Blended Soup: The New (Better) Green Juice


Everyone is jumping on the soup cleanse train, and I can see why. Unlike juice fasts which are filled with sugar and leave you famished, soups are nourishing, filling, and provide all the nutrients you need.

If you want to eat clean for a few days and take a break from sugar and processed foods, going the soup route is a good option. One route is to leave all the planning to the professionals and order a soup cleanse. Soupure delivers nationwide with seven jars including alkaline drinks, nut blends, and delicious soups like Lentil Chickpea and Zucchini Basil. You can also stock up on soups from your favorite eateries. In New York, Indie Fresh sells soups like Chilled Shrimp Gazpacho, Moroccan Carrot & Red Pepper, and Bison Borscht. Juice Generation, famous for the cult favorite Hail to Kale green juice, also sells in-house soups like Creamless Corn and Green Gazpacho. Another lunchtime favorite of Bobbi Brown HQ, Dig Inn, sells a vegan bone broth made of umami-packed sea greens and vegetable scraps. Over on the west coast, where green juice purveyors like Kreation Organic rule, they are expanding into soups too with options like Spicy Avocado, Carrot and Ginger, and Gazpacho.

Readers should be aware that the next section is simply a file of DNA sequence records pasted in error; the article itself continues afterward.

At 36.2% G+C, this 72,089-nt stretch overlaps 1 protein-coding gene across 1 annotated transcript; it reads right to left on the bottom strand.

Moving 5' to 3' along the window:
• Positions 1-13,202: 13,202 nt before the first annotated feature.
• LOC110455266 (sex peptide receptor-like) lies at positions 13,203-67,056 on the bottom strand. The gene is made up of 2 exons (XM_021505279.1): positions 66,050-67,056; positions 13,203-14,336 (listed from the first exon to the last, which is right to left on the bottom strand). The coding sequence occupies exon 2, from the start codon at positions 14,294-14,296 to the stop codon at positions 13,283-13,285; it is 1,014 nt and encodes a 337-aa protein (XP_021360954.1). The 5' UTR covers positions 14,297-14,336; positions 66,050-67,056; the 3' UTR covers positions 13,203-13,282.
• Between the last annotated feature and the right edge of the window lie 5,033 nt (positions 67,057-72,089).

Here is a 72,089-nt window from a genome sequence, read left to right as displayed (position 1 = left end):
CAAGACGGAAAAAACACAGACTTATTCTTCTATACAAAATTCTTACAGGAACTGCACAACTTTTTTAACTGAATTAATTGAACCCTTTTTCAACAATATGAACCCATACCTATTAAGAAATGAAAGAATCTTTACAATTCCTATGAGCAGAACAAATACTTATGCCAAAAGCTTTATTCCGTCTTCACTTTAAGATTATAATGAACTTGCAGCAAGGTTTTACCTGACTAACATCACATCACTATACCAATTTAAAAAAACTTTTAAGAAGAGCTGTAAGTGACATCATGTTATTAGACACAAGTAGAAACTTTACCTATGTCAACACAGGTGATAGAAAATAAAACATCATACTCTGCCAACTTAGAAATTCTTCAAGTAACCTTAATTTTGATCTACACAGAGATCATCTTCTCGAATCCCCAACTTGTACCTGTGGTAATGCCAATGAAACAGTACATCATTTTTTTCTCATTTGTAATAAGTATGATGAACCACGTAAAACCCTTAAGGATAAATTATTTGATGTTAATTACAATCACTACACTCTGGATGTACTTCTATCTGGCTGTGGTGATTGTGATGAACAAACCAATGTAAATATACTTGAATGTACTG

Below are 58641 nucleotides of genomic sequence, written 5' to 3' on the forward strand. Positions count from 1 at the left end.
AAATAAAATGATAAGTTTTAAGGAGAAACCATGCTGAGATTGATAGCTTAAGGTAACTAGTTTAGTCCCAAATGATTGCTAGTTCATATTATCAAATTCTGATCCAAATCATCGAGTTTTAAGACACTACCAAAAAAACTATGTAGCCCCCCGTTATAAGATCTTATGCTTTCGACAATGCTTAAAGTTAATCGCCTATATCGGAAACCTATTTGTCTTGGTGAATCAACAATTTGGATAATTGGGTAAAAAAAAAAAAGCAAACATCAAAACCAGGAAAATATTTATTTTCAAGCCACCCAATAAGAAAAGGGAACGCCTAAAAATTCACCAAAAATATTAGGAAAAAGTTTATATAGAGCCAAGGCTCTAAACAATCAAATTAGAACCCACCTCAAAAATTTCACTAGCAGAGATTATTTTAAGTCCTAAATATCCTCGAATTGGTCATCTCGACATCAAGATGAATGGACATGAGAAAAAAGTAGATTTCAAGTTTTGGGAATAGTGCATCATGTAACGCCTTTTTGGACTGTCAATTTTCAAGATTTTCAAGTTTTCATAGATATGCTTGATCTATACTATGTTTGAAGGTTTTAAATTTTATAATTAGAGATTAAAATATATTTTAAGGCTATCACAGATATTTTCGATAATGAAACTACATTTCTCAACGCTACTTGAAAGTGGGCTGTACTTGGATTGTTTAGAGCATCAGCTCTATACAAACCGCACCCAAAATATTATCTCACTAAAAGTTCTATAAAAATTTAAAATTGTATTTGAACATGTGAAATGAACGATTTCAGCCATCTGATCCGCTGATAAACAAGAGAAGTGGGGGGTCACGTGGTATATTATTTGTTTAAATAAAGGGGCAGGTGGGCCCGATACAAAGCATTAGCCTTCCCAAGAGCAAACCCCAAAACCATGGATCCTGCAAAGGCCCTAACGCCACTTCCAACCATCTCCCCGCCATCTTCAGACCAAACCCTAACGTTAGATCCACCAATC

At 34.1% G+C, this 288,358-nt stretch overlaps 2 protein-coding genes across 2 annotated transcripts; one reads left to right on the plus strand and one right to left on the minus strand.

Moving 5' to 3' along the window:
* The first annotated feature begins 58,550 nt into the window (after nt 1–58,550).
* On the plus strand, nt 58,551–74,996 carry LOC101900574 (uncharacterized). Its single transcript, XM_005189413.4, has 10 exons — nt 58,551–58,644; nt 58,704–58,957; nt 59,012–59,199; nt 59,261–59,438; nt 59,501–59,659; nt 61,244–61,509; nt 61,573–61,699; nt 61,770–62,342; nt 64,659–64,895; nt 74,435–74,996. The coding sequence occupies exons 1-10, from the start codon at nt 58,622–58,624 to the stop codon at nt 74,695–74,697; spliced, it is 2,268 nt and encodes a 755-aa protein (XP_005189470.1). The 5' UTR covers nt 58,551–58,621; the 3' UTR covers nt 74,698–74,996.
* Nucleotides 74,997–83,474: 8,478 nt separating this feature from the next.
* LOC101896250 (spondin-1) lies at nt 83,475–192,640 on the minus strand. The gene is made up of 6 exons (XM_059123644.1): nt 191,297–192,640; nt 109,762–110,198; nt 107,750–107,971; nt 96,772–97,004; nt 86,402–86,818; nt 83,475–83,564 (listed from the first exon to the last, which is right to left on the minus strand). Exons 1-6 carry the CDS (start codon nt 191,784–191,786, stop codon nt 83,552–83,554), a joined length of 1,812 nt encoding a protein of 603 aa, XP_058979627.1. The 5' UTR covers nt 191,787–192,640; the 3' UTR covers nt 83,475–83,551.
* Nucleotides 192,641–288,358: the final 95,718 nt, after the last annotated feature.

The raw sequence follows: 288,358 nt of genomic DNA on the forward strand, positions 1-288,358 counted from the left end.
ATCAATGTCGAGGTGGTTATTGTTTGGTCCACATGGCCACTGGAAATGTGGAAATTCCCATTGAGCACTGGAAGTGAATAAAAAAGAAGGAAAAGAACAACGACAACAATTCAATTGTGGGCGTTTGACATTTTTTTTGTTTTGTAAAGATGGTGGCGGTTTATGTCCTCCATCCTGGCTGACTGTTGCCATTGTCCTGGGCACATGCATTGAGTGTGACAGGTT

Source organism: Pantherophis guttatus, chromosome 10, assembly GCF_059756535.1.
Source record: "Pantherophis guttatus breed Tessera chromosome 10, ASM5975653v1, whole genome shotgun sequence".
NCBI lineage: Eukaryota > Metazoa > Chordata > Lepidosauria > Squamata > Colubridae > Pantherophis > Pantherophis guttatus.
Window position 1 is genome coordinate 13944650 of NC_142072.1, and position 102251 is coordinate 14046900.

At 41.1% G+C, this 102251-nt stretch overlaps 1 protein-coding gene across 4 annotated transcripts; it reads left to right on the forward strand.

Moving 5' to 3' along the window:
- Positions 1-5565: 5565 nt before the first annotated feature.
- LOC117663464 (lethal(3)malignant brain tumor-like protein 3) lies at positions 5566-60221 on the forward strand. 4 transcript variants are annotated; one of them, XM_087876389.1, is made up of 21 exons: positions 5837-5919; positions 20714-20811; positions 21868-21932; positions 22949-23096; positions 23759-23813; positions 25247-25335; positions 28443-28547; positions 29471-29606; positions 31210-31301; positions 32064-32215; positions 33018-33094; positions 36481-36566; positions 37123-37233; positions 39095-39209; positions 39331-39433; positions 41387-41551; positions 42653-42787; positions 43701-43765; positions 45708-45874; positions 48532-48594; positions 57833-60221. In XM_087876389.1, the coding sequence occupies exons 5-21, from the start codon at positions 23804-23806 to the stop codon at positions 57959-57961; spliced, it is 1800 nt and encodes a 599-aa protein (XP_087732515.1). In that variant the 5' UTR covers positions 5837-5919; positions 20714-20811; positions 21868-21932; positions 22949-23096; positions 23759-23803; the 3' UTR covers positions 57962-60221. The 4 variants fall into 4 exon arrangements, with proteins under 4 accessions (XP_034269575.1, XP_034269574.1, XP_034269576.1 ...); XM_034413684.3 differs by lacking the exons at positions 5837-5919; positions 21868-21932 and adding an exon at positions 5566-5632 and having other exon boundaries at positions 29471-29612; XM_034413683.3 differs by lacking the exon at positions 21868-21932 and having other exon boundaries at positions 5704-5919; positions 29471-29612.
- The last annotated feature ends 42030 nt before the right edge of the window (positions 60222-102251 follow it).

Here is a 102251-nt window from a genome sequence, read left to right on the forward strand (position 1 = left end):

If you prefer to DIY, you can whip up soups at home quickly with a high speed blender. My favorite combination is just four ingredients: zucchini, spinach, baby kale and veggie broth. If you want to start making your own blends, Founder of Foodtrainers, Lauren Slayton, M.S. R.D., shares her best tips for making healthy and delectable blended soups below:

Keep some texture for a “full mouth” feel.

“Fifty percent of my clients say they like to eat, not drink their calories,” Slayton says. “With soup, you can have the best of both worlds.” Using your blender, you can customize the texture of your soup, whether you prefer a smooth puree or a chunky stew.

Add some good fats to your soup.

Most green juices don’t have healthy fats, which are important for your body!  Slayton recommends adding coconut oil, grass-fed butter, cashews, avocados, coconut milk, or ghee to your soup. They will not only add some necessary calories if you’re going to make it a full meal, but also add some extra umami flavor and texture. Some recipes call for sautéing the vegetables in fats, while other recipes call for adding it directly to the blender.

Spice up your soup.

Especially if you’re eating soup for multiple meals, adding spices like turmeric or ginger or cumin are key to add flavor and bonus nutritional benefits. “In my experience, eating soup can get monotonous,” Slayton notes. She also tries to add one fresh herb to every soup to boost the taste.

Don’t forget the protein fix.

Slayton recommends adding some protein to your soup, especially if you’re eating it for lunch. “For dinner, you can just have veggies,” she says. “But you need the protein for the hours between lunch and dinner.” Slayton likes to use bone broth, which is pure protein, instead of vegetable or chicken stock as her base. Another option is to add some leftover protein from previous meals—shredded chicken, chopped shrimp, or even some nuts and cheese.

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